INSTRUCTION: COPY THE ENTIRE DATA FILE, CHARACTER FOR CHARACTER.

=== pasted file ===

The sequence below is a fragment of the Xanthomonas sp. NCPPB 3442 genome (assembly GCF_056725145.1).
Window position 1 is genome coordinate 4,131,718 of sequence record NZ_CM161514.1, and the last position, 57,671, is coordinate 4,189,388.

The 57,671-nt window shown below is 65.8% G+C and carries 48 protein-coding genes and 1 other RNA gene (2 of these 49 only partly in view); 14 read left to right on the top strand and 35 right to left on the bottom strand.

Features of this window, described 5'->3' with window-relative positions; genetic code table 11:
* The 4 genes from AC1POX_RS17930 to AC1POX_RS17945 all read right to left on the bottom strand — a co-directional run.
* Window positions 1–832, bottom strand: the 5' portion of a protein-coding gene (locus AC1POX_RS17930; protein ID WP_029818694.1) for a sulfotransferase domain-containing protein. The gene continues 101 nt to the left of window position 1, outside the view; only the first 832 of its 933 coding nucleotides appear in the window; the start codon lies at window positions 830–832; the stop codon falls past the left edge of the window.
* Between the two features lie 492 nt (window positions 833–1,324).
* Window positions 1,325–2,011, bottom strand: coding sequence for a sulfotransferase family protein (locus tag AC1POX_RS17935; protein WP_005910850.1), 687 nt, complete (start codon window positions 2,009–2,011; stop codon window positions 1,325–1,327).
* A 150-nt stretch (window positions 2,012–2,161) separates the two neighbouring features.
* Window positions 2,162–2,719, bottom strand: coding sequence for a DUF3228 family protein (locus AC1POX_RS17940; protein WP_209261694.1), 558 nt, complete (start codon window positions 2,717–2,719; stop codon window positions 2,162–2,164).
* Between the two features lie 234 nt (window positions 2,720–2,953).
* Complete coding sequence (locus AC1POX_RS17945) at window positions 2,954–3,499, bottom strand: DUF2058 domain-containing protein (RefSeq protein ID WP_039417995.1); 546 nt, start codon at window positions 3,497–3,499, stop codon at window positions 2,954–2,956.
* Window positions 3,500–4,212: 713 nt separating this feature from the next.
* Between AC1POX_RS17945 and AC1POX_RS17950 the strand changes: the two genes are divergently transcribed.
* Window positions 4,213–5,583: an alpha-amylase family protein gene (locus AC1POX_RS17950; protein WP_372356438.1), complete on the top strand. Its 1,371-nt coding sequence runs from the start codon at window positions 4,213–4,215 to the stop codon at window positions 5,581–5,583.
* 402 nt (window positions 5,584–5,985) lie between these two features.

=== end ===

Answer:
The sequence below is a fragment of the Xanthomonas sp. NCPPB 3442 genome (assembly GCF_056725145.1).
Window position 1 is genome coordinate 4,131,718 of sequence record NZ_CM161514.1, and the last position, 57,671, is coordinate 4,189,388.

The 57,671-nt window shown below is 65.8% G+C and carries 48 protein-coding genes and 1 other RNA gene (2 of these 49 only partly in view); 14 read left to right on the top strand and 35 right to left on the bottom strand.

Features of this window, described 5'->3' with window-relative positions; genetic code table 11:
* The 4 genes from AC1POX_RS17930 to AC1POX_RS17945 all read right to left on the bottom strand — a co-directional run.
* Window positions 1–832, bottom strand: the 5' portion of a protein-coding gene (locus AC1POX_RS17930; protein ID WP_029818694.1) for a sulfotransferase domain-containing protein. The gene continues 101 nt to the left of window position 1, outside the view; only the first 832 of its 933 coding nucleotides appear in the window; the start codon lies at window positions 830–832; the stop codon falls past the left edge of the window.
* Between the two features lie 492 nt (window positions 833–1,324).
* Window positions 1,325–2,011, bottom strand: coding sequence for a sulfotransferase family protein (locus tag AC1POX_RS17935; protein WP_005910850.1), 687 nt, complete (start codon window positions 2,009–2,011; stop codon window positions 1,325–1,327).
* A 150-nt stretch (window positions 2,012–2,161) separates the two neighbouring features.
* Window positions 2,162–2,719, bottom strand: coding sequence for a DUF3228 family protein (locus AC1POX_RS17940; protein WP_209261694.1), 558 nt, complete (start codon window positions 2,717–2,719; stop codon window positions 2,162–2,164).
* Between the two features lie 234 nt (window positions 2,720–2,953).
* Complete coding sequence (locus AC1POX_RS17945) at window positions 2,954–3,499, bottom strand: DUF2058 domain-containing protein (RefSeq protein ID WP_039417995.1); 546 nt, start codon at window positions 3,497–3,499, stop codon at window positions 2,954–2,956.
* Window positions 3,500–4,212: 713 nt separating this feature from the next.
* Between AC1POX_RS17945 and AC1POX_RS17950 the strand changes: the two genes are divergently transcribed.
* Window positions 4,213–5,583: an alpha-amylase family protein gene (locus AC1POX_RS17950; protein WP_372356438.1), complete on the top strand. Its 1,371-nt coding sequence runs from the start codon at window positions 4,213–4,215 to the stop codon at window positions 5,581–5,583.
* 402 nt (window positions 5,584–5,985) lie between these two features.